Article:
8. Love the broc and apple and milk, the sandwich could have been eliminated. It would have made me more hungry – really no nutrition there. An egg sandwich would have been great!!

  9. Your dialogue with the students reminded me of a story a family member told from her days as an elementary teacher in the South in the 1960s: she made the children finish their meals (many were poor and needed every bite), and one day they had stewed prunes. One poor little mite looked up with tears in his eyes and said, "Miss G., don't make me eat them big ole raisins!" 🙂

  10. I'm a former vegetarian turned "localvore" which means I now eat meat that was raised or hunted on my own farm or by someone I know. I did not eat any meat through two pregnancies, and because I knew about how nutrients like iron and calcium work against each other and how protein competes with calcium, I never had problems with anemia or protein deficiency. My children, now ages 3 and 5, eat meat at fewer than half of their meals. They are healthy and thriving because I make sure that most of what they eat is nutritionally balanced.

    The point is, if school nutritionists received their education from non-subsidized entities, they would be pleasantly surprised by how much more receptive and attentive kids would be after eating meals that are truly balanced. The protein in green vegetables is much easier for little stomachs to digest than the heavily processed, preservative- and dye-laden foods that they are served in public schools.

    …Getting off my soapbox now…
    Mrs. Q, thank you so much for taking a stand, as well as keeping us abreast of the issues and of the infrastructural changes that are already happening. I'm excited to see what's coming!

  11. I agree with your assessment of Meatless Mondays – it makes sense for NYC so that's great, but it might not be the best choice for everyone. On the other hand, tacomamama is right – most schools get their "meat" in the form of highly processed nastiness. If the school district near the ocean could replace the meat-like nuggets with real, fresh seafood, that would be awesome. Unfortunately the food industry subsidies favor the meat-like product makers and not the local fishermen, so they can't compete on cost…

  12. Hi Mrs. Q!
    I just found your blog!!! HOW AWESOME!! I really commend what you are doing and I, too, want to do similar work in my area!! I featured you on my blog – so feel free to check it out!! (
    I am looking forward to following you 🙂
    Have a great night!

  13. I think I may email you to see if I can guest contribute. I think that your readers can benefit from a more urban school lunch experience. NYC is often the pariah of the urban school districts but schools there run the gamut from ghetto to gorgeous.

  14. The sandwich doesn't look bad to me (the grilled cheeses I make at home look the same, how pretty can you make two pieces of bread and cheese). Plus Fresh fruit, green vegetables, and milk. Looks like a colorful, well-rounded lunch today! 🙂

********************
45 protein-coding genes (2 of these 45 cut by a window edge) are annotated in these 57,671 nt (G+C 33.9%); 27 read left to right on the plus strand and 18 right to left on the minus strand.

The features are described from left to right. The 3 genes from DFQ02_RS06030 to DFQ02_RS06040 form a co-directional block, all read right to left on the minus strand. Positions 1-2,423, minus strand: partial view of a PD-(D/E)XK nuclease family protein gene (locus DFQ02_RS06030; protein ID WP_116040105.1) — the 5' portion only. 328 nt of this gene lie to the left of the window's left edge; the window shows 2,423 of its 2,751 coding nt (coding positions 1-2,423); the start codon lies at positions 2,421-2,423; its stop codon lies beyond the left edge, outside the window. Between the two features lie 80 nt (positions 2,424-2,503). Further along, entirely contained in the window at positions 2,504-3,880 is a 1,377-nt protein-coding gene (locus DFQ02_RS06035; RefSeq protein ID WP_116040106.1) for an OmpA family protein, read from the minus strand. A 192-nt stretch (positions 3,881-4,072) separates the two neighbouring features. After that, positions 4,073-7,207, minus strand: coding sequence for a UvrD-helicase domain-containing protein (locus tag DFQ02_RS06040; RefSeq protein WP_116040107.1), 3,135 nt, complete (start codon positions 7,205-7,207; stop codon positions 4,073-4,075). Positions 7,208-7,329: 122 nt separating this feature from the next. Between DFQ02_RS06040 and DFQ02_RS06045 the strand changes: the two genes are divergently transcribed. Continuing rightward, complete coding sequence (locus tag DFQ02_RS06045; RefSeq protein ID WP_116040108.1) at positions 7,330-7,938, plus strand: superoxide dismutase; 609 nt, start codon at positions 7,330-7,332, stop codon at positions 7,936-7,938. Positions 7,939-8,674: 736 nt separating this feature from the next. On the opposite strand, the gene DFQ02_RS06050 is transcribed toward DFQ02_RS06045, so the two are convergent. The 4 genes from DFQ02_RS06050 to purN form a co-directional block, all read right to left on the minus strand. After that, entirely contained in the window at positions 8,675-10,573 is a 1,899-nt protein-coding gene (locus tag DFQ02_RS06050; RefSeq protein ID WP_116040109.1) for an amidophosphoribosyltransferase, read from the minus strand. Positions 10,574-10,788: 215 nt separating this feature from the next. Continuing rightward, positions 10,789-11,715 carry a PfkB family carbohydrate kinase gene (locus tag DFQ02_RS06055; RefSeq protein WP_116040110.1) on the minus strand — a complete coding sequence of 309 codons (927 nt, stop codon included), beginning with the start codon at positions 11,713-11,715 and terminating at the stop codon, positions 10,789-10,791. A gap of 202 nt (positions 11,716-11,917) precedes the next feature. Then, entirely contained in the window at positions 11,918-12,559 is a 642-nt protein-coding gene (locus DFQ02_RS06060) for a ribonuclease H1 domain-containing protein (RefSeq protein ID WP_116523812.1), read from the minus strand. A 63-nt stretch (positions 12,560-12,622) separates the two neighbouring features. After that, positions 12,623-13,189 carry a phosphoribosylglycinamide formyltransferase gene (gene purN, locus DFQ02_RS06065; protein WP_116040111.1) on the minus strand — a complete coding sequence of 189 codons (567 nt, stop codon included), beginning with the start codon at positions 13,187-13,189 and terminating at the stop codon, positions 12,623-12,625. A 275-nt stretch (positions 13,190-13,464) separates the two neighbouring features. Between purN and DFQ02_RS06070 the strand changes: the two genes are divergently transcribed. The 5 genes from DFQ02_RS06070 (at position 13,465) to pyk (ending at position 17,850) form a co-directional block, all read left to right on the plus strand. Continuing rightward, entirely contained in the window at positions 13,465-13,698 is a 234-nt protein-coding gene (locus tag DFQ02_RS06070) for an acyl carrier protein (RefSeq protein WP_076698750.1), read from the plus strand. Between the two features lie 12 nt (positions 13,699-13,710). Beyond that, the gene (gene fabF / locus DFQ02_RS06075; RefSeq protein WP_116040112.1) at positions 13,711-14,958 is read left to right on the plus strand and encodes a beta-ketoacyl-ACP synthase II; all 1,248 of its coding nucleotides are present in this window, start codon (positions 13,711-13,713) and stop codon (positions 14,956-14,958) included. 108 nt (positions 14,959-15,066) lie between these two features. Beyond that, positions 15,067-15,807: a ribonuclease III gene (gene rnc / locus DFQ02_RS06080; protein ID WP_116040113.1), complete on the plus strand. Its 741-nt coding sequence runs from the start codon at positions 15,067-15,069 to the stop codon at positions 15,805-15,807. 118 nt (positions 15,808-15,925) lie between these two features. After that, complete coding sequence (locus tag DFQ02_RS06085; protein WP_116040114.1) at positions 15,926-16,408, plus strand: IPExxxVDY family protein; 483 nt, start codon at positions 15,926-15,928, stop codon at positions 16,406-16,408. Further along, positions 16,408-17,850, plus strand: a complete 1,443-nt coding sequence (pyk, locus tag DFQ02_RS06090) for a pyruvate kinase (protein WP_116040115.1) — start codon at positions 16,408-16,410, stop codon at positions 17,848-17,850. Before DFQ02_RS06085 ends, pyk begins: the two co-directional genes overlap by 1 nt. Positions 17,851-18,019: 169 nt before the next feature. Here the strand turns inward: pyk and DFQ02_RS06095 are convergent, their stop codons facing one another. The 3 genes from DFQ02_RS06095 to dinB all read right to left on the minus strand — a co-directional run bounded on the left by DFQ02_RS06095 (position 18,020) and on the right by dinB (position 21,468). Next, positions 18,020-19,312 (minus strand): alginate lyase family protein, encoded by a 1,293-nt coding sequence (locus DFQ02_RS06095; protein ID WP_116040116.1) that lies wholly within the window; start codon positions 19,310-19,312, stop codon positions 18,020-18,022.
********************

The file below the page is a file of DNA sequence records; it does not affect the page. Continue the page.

15. Dear Ms. Blogger,

    While a lot of your analysis and critique of the public school lunch program may be accurate, I hope you don't miss the context. I'm a university student. Browsing through the pictures of the foods, I can pretty much say that some of these kids are eating a better diet than the ones that most budget conscious university students. I can safely say that many on the strict Ramen Nooodle regiment would prefer any of the foods you characterize as 'yucky'.

    With that bit of factiousness out the way, there is a logic intended with my madness-of-a-post, and it is not to trivialize your work or devalue your cause. I just want to pose this simple question of whether or not the schools are doing what they can given the budgetary constraints and how much or how extensive should the reform be for you to stop blogging and consider this a 'mission accomplished'? I guess what I'm asking is, do you have a goal? Is there a policy agenda? Are there concrete goals which you, through this blog, hope to achieve? Are these goals feasible or do you feel like you're asking for the moon?

  16. Hi, I have been reading your blog with interest since the article about Jamie Oliver and American school lunches appeared in the Australian Weekend Newspaper. I am amazed at the school lunches that are served in your school. Are nutritionalists involved in the planning of the menus?

  17. Agree with most of the above commenters in one respect: Cheap junk is subsidized, so that's what you get. Eliminate those subsidies, let prices reflect the true actual costs, and real food suddenly isn't that much more expensive.

    You can't cheat reality — all you can do is prolong the day of reckoning. And in the meantime, every peaceful, honest person suffers for it.

  18. This was one of my favorite posts yet, Mrs Q! Hear Hear! I really appreciate that you emphasized the fact that "Meatless" days are more of an environmental issue than a nutrition one.